Microsoft Excel 101 | The first step in database analysis is learning how spreadsheets function and how data can be used to share compelling stories. This is the first of two introductory classes on Microsoft Excel. By viewing this lesson, you will learn (1) how to sort and filter data imported into Microsoft Excel (2) how to use the sum, median, percent and whole functions and (3) other basic functions of Excel that can be used to begin database analysis.
How to Balance Newsgathering with Privacy Interests | The line between responsible public interest reporting and the invasion of individual privacy can often be difficult to see. By viewing this lesson, you will learn (1) what constitutes “invasion of privacy” under the law (2) the scope of First Amendment protection when reporting in public areas and (3) ways to stay within the legal bounds of privacy when newsgathering.
How to Diversify Your Sources |Diversifying your sources can help strengthen your credibility and improve your overall journalism practices. By viewing this lesson, you will learn (1) how diversifying sources can make journalists more trustworthy arbiters of the news (2) questions that can be asked while newsgathering to help diversify sources and (3) where to find resources to help build new source lists.
How to Navigate the Court System | Accessing local, state and federal courts can be an intimidating task. It can often be a challenge to obtain information about hearings, attend proceedings and receive copies of judicial records. By viewing this lesson, you will learn (1) how the court system operates and the levels of public access (2) the gatekeepers of information and where they can be found and (3) strategies and tips for reporters beginning to cover the courts.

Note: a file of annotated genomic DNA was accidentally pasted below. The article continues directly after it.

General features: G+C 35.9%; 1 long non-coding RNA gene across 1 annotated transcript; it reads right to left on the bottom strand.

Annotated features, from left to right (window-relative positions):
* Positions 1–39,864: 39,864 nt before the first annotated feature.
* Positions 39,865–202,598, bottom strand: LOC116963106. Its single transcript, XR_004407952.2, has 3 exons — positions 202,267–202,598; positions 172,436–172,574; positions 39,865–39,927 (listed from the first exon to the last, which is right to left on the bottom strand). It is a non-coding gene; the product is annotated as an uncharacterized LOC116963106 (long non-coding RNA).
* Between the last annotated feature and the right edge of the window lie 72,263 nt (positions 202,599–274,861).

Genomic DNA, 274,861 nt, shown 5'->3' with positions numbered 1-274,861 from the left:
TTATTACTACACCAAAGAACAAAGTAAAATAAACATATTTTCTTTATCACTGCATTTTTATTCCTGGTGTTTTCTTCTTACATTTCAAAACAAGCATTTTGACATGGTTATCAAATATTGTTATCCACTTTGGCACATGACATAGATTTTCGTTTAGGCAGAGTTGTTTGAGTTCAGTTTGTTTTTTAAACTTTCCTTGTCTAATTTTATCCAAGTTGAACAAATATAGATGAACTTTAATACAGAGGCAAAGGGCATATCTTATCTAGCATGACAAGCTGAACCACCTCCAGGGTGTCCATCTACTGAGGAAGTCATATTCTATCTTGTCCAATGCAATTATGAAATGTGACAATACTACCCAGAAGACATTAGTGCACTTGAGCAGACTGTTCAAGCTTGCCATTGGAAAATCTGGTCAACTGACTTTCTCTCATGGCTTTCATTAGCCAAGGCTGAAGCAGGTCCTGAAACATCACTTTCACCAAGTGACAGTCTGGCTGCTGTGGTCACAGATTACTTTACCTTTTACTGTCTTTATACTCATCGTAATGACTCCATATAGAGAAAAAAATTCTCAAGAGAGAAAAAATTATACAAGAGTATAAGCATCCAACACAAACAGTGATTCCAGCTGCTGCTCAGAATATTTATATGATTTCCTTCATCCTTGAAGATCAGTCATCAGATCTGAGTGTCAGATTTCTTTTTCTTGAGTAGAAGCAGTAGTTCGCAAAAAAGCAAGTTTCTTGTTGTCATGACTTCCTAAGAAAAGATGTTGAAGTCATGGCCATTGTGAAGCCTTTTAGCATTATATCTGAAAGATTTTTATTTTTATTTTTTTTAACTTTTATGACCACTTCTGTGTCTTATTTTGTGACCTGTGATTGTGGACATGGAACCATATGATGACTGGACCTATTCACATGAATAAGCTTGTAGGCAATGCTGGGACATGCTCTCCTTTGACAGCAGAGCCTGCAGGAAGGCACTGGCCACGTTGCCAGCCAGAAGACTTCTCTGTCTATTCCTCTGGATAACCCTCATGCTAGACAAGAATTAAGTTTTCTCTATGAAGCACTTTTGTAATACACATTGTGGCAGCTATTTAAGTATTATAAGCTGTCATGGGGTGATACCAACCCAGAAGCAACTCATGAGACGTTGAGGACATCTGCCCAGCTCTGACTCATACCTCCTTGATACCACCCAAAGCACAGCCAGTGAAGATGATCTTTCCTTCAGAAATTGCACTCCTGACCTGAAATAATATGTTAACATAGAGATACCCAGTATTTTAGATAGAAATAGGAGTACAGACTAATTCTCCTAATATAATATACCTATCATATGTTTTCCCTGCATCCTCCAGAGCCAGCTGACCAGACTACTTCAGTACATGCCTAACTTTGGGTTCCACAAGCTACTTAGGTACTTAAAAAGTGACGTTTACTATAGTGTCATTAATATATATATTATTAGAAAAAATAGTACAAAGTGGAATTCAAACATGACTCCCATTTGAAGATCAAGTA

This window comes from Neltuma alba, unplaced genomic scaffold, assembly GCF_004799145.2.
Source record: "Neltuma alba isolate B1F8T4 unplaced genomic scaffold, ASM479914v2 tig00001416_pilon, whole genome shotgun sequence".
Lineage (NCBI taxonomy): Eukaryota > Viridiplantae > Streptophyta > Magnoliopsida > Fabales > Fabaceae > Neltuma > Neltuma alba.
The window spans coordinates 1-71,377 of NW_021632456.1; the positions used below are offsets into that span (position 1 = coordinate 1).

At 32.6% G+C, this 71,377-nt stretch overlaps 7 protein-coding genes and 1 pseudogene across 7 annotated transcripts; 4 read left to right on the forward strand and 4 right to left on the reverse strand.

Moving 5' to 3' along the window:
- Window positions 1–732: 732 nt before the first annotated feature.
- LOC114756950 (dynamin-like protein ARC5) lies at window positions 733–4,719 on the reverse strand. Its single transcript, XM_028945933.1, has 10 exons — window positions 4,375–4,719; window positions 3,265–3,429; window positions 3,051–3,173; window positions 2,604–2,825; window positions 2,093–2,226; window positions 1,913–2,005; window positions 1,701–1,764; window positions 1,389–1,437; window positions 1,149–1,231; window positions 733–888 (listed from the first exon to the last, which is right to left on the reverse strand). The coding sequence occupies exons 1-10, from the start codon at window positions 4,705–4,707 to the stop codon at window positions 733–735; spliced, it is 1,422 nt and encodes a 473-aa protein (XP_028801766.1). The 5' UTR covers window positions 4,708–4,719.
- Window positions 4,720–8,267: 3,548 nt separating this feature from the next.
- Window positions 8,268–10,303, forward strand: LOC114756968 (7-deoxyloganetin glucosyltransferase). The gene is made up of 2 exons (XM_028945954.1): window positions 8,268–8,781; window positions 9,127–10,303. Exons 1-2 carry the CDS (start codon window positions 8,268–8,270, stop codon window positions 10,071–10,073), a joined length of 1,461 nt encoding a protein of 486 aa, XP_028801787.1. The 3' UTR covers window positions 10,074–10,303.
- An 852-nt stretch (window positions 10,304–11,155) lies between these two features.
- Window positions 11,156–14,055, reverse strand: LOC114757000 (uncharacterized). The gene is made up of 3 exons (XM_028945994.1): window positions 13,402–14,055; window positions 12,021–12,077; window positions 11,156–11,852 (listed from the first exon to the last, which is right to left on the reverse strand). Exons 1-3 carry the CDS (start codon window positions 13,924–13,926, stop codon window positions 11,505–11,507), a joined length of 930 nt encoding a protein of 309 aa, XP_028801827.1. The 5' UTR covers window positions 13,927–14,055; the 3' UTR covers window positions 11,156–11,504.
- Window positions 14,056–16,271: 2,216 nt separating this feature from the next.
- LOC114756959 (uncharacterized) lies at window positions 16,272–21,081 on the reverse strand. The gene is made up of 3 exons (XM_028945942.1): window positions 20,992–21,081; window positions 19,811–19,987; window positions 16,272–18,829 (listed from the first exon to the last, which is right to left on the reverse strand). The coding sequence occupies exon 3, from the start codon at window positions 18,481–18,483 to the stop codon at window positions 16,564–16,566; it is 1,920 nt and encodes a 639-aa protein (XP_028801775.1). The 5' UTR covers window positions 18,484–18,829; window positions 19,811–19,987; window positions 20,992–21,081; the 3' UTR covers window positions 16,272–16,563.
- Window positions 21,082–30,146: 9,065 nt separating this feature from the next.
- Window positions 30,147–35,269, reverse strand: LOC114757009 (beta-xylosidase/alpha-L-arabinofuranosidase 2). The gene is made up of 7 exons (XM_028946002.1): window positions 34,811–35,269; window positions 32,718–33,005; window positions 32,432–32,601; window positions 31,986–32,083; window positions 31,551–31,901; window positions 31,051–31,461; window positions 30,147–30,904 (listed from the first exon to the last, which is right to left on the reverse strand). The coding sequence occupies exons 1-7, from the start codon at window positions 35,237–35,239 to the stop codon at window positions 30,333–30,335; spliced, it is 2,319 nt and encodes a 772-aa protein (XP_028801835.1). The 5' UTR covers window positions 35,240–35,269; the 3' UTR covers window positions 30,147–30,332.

How to Avoid Libel in Your Reporting | The line where First Amendment protection begins and ends isn’t always clear for those speaking critically of private and public figures. By attending our class, you will learn: (1) the seminal First Amendment cases addressing defamatory speech and recent developments in libel law (2) the current legal standards used to determine if speech is libelous and (3) good practices for you and your newsroom that will help avoid libel claims.
Interviewing Traumatized Sources | Thoughtless journalism can cause collateral damage to victims of trauma. Journalists must know how to cover sensitive stories without causing additional harm. By viewing this lesson, you will learn (1) how to build trust with victims and other vulnerable sources (2) how to motivate sources to share their story in empowering ways and (3) additional resources to use when covering stories involving victims of trauma.
NEFAC was formed in 2006 to advance and protect the Five Freedoms of the First Amendment, including the principle of the public’s right to know. We’re a broad-based organization of people who believe in the power of an informed democratic society. Our members include lawyers, journalists, historians, academics and private citizens.
Our coalition is funded through contributions made by those who value the First Amendment and who strive to keep government accountable. Please make a donation here.
Leadership Circle donors include the Rhode Island Foundation, The Boston Globe, Paul and Ann Sagan, and the Robertson Foundation. Major Supporters include Hearst Connecticut Media Group, Boston University, the Academy of New England Journalists, the Society of Professional Journalists Foundation, Genie Gannett for the First Amendment Museum, Linda Pizzuti Henry, the Champa Charitable Foundation Fund and Connecticut Public.